Things I Learned from Reading the Affordable Care Act
Update for 2014 filing season is HERE
The act is nearly incomprehensible in its legalese form, so it is possible I misinterpreted or misread some of this stuff. Please let me know if you have any questions or think I've made a mistake.
The rules for eligibility for Medicaid will change in 2014 such that anyone earning less than 133% of the poverty limit will be eligible. The takeaway is that if someone earns below 133% of the poverty level, they should apply for Medicaid in October of 2013 before applying to a Health Care Exchange. (The Supreme Court declared this mandate to the states unconstitutional so individual states may refuse the additional funding for this and opt out of the increased eligibility.)
The term subsidy really refers to the refundable Premium Assistance Tax Credit (PATC)
Open Enrollment for Health Care Exchanges starts on 10/1/2013 and ends on 3/31/2014. For subsequent years it will be from 10/15 to 12/7 of the preceding year. The default basis for determining eligibility for the advance PATC will be the 2012 tax return information, but the actual credit is determined based on 2014 income.
The PATC is calculated on a monthly basis using 1/12 of the annual income for 2014.
The PATC may be applied directly to premiums for insurance obtained through the exchanges. The 2014 tax return will reconcile the amounts paid with the actual credit eligible and the difference applied to 2014 tax.
If the taxpayer received too much credit, they will have to repay the excess as an additional tax on their 2014 return. My research indicates that this amount could be in the tens of thousands of dollars! The good news is that if the taxpayers income is below 400% of the poverty level, the repayment is capped at between $300 and $2500 depending on filing status and income. Still, if they go above 400% of poverty level, they could be in REAL TROUBLE!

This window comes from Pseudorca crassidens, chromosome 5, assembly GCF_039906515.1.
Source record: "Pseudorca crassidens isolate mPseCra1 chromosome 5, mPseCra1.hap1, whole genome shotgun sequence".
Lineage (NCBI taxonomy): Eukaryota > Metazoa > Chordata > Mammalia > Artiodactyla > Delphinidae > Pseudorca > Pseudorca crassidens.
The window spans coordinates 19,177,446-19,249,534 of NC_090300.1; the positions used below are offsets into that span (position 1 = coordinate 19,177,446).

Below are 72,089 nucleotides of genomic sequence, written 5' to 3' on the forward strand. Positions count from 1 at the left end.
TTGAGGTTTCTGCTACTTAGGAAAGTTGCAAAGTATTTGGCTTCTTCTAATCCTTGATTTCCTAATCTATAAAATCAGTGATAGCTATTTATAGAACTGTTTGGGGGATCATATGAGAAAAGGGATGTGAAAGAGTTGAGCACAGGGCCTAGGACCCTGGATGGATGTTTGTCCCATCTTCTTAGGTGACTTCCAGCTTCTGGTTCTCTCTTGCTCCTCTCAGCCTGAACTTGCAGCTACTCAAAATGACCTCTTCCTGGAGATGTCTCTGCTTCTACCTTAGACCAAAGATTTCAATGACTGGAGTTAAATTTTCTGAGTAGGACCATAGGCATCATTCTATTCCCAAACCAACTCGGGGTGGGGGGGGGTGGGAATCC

To avoid the above, it is vital that the taxpayer keep the exchange informed of changes in income, marital status and family size on a month to month basis if they occur.
I ran 2 scenarios using numbers from various exchanges. My worst case scenario involved a 62 year old family of 4 where a significant (somewhat unrealistic) increase in income from 2012 to 2014 could result in a repayment in excess of $30000. I also ran a 55 year old single man, with 2012 income of $35000 and 2014 income of $46100. This fairly plausible scenario would result in a repayment of just under $7000.
The Healthcare Exchanges will offer plans categorized as Bronze, Silver, Gold and Platinum based on the percentage of costs covered. In any case, out of pocket expenses will be capped annually at a fairly reasonable amount. Some of the exchanges don’t specifically or obviously use these categorizations, but they do specify cost, subsidy, deductibles, and caps.
The PATC is calculated based on the second cheapest Silver plan price for the state exchange the taxpayer uses. The credit is designed to cap out of pocket expenses for insurance premiums for this plan at between 2 and 9.5% of income for persons below 400% of the poverty level (2% for persons below 133% ranging up to 9.5% for people at 400%)
The PATC is calculated per above regardless of the plan actually accepted. This means that accepting a lower tier plan will result in lower out of pocket expenses for premiums while a higher plan will cost more out of pocket for premiums.
Filing a 2012 tax return is the best way to make applying at an exchange simple and easy.